Winning Olympic silver was an unforgettable experience for German ice hockey fans - not to mention the players. Germany's Marcel Noebels spoke to DW about the gold-medal game and the current hype around German hockey.
The German men's ice hockey team was less than a minute away from winning the Olympic gold medal in Pyeongchang. The Germans led the Olympic Athletes from Russia (OAR) 3-2 late in the gold-medal game, but the Russians crushed their dream, scoring the tying goal with just over 55 seconds left in the third period. They then went on to score the winner on the powerplay at 9:40 of overtime. Nevertheless, the Germans left the ice as Olympic silver medalists, something no German team before them could say. Speaking to DW, centerman Marcel Noebels, 25, looked back with pride on Germany's almost unbelievable tournament.
DW: Marcel Noebels, has what you achieved for German ice hockey in Pyeongchang sunk in yet?
Marcel Noebels: Not completely. I still think that what happened is hard to imagine. There are so many thoughts that shoot around in your head, not matter what time of day. But you slowly try to come down, to let things sink in and just appreciate them. What happened was sensational and unbelievable. Now I'm sitting here with a silver medal around my neck.
The team's performance has caused a bit of a hockey craze in Germany. How much of this were you aware of in South Korea, and did it help inspire the team?
I have to say that we didn't know much about what was happening in Germany. But when you see what was posted on social media, how newspapers and television reported on us, it is pretty impressive. The fact alone that around six million fans watched the final on television. Yeah, it was a winter fairy tale.
During the tournament, Germany faced some of the best teams in the World — Finland, Sweden, Canada and Russia. What made Germany so dangerous, and how much of a factor was team spirit?
I think we just found our way during the tournament. After the 5-2 loss against Finland, we knew that things couldn't go on like that. We came together as a team and found a way to play as more of a unit. We have terrific guys in the team. It was a lot of fun. We trained well and had lots of opportunities for team building. We were played as a team, and this virtue certainly helped us enormously.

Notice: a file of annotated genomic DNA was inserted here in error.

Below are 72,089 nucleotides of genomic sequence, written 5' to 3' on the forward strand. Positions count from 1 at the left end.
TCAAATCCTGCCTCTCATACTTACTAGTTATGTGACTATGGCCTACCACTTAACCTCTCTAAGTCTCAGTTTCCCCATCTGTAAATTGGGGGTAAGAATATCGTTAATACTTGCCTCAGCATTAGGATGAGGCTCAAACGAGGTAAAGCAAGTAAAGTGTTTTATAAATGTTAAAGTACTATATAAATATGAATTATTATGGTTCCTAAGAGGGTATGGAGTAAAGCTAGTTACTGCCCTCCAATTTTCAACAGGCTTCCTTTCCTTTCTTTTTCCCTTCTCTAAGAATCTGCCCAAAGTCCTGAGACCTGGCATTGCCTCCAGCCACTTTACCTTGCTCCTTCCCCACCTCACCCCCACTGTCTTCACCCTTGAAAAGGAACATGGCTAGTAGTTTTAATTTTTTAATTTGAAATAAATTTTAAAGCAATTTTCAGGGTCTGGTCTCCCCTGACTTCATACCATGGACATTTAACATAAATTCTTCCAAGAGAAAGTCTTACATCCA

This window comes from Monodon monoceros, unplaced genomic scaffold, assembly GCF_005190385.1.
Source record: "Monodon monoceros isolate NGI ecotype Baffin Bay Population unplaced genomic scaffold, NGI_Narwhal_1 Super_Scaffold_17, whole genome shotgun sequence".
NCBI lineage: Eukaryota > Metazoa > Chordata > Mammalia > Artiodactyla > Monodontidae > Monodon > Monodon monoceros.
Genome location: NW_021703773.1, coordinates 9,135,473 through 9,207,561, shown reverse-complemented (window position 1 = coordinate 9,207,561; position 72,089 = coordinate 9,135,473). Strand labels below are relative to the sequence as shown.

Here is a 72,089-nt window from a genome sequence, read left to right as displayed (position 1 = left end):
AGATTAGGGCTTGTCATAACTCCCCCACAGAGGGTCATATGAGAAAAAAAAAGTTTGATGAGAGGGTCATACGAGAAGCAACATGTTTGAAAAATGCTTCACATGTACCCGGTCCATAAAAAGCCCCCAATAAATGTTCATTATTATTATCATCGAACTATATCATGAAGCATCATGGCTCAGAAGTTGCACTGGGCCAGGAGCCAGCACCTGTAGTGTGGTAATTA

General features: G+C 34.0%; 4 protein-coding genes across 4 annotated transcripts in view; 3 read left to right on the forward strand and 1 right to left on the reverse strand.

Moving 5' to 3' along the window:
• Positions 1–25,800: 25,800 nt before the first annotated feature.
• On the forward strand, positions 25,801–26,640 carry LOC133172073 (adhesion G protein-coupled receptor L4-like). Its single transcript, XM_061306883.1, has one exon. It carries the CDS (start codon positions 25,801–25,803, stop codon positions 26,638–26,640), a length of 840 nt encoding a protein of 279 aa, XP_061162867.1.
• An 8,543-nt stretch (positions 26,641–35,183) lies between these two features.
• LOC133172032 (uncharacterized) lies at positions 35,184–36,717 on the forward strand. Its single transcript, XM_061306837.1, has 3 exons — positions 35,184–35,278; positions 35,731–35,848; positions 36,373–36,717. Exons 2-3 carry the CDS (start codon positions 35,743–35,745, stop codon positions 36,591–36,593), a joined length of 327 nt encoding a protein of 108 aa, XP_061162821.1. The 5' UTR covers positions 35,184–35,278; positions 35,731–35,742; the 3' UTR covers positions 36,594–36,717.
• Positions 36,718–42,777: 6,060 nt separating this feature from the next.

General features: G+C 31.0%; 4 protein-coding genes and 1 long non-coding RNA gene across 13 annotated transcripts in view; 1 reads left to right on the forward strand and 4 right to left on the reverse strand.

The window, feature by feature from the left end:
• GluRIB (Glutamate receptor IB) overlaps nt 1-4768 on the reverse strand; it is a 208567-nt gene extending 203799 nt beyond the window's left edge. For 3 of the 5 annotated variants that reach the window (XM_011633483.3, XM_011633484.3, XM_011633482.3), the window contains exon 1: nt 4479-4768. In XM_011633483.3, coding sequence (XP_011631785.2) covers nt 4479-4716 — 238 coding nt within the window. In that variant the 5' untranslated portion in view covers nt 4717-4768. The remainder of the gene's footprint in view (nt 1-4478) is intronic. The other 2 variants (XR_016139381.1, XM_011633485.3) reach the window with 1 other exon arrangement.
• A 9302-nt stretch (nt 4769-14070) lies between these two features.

Let's talk about the final. You were less than a minute away from winning the gold medal. What's it like to experience such an emotional roller coaster?
Just before the end of the game it did run through your head that we could actually win the gold medal. But we knew that in Russia we had a very dangerous opponent on the ice. They are capable of changing the outcome of those sorts of games in a matter of seconds. Unfortunately we experienced that first hand. It is of course bitter when you are so close that you can almost see the gold medal before you - and then you give up a goal right at the end.
It hit me pretty hard. I think that you could see that. There are a lot of emotions involved, but in the end you are unbelievably proud of what you have just achieved.
What will this winter fairy tale now do for German ice hockey?
I hope that this sensational performance will have a deeper impact, that it doesn't simply fade away into memory. I hope that a lot of the children who watched the games, or whose parents watched, will now develop the desire to play ice hockey. This must be our goal. The current public perception is good for the sport. But if it leads to more kids getting interested in ice hockey, maybe we will not have to wait forever for the next winter fairy tale.
Marcel Noebels, 25, is a centerman for the Eisbären Berlin of Germany's top professional hockey league, the DEL. He was drafted 118ths overall by the Philadelphia Flyers of the National Hockey League in 2011. The native ot Tönisvorst in western Germany has made 53 appearances for the German national team since in 2011.